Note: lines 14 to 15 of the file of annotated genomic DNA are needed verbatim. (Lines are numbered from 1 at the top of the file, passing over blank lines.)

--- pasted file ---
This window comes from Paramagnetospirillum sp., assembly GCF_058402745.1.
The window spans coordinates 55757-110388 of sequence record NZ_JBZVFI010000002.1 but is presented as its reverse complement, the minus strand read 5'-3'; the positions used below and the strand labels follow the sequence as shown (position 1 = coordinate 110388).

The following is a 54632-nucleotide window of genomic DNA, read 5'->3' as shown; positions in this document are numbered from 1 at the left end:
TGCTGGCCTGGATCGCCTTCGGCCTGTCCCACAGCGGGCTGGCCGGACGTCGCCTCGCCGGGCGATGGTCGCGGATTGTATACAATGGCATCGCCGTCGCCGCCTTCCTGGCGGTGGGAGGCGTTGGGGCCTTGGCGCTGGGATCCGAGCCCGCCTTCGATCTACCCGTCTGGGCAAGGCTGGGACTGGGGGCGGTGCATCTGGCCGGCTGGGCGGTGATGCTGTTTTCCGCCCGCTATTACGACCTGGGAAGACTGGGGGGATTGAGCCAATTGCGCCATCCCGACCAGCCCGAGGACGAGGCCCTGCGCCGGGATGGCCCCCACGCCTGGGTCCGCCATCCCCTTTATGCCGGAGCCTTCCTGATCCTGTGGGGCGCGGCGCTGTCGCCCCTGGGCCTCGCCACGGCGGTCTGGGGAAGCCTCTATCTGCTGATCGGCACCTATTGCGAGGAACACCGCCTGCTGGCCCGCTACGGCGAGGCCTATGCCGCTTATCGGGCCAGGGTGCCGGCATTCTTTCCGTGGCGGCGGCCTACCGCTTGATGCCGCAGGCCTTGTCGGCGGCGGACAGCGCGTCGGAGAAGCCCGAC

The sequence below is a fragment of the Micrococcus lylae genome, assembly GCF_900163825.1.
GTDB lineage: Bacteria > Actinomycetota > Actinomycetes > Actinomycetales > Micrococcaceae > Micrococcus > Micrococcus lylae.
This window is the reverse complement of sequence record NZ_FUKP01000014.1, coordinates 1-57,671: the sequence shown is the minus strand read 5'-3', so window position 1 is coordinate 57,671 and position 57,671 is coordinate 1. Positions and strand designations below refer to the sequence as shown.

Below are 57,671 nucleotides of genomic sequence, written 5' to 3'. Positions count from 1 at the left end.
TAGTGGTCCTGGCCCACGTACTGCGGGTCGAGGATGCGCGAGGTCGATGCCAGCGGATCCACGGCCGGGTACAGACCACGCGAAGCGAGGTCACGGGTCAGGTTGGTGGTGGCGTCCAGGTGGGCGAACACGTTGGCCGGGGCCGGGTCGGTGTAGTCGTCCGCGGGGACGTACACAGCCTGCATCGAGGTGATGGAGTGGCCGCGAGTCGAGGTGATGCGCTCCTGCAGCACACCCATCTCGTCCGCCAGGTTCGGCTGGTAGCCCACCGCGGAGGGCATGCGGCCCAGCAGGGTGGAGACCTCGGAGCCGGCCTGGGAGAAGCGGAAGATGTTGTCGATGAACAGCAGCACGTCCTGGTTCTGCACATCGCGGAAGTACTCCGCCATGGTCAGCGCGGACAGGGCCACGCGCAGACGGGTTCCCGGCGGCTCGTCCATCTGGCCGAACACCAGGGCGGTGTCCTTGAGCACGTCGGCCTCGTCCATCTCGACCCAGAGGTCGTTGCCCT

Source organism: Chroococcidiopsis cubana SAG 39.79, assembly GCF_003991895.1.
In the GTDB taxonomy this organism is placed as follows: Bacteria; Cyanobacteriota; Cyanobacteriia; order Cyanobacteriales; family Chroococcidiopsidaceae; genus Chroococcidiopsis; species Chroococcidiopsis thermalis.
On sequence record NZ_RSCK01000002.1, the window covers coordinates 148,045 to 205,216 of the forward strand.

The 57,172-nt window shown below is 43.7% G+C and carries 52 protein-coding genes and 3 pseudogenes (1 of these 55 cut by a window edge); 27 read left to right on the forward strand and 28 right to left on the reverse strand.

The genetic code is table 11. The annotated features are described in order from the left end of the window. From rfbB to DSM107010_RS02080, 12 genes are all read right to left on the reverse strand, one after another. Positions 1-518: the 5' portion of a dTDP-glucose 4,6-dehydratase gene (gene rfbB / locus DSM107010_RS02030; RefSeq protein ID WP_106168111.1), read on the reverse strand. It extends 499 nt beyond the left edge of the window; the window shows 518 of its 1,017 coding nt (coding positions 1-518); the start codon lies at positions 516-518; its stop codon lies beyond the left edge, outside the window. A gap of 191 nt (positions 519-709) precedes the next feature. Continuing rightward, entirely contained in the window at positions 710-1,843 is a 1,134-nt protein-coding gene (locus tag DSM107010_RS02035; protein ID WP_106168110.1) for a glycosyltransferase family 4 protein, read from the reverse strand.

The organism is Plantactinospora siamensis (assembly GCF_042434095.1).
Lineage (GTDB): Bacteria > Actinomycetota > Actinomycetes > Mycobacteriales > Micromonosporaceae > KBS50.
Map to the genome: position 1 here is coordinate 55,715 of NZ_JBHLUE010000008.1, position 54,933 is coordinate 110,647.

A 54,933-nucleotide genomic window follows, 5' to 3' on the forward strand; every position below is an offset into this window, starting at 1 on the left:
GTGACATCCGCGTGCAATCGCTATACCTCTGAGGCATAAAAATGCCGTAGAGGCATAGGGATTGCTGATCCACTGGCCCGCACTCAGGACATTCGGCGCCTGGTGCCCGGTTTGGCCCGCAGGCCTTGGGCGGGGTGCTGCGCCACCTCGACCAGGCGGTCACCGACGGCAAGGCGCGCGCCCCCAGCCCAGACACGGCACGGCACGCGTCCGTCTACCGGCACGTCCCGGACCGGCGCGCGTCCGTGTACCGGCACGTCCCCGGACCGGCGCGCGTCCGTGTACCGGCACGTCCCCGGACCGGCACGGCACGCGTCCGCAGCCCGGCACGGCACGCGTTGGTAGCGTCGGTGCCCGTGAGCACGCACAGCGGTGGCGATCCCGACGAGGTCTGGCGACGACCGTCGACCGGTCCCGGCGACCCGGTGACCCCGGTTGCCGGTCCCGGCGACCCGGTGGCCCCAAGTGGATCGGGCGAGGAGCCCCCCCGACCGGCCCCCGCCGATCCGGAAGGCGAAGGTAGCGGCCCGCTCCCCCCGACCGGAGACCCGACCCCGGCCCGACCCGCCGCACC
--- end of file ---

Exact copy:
The genetic code is table 11. The annotated features are described in order from the left end of the window. From rfbB to DSM107010_RS02080, 12 genes are all read right to left on the reverse strand, one after another. Positions 1-518: the 5' portion of a dTDP-glucose 4,6-dehydratase gene (gene rfbB / locus DSM107010_RS02030; RefSeq protein ID WP_106168111.1), read on the reverse strand. It extends 499 nt beyond the left edge of the window; the window shows 518 of its 1,017 coding nt (coding positions 1-518); the start codon lies at positions 516-518; its stop codon lies beyond the left edge, outside the window. A gap of 191 nt (positions 519-709) precedes the next feature. Continuing rightward, entirely contained in the window at positions 710-1,843 is a 1,134-nt protein-coding gene (locus tag DSM107010_RS02035; protein ID WP_106168110.1) for a glycosyltransferase family 4 protein, read from the reverse strand.

The organism is Plantactinospora siamensis (assembly GCF_042434095.1).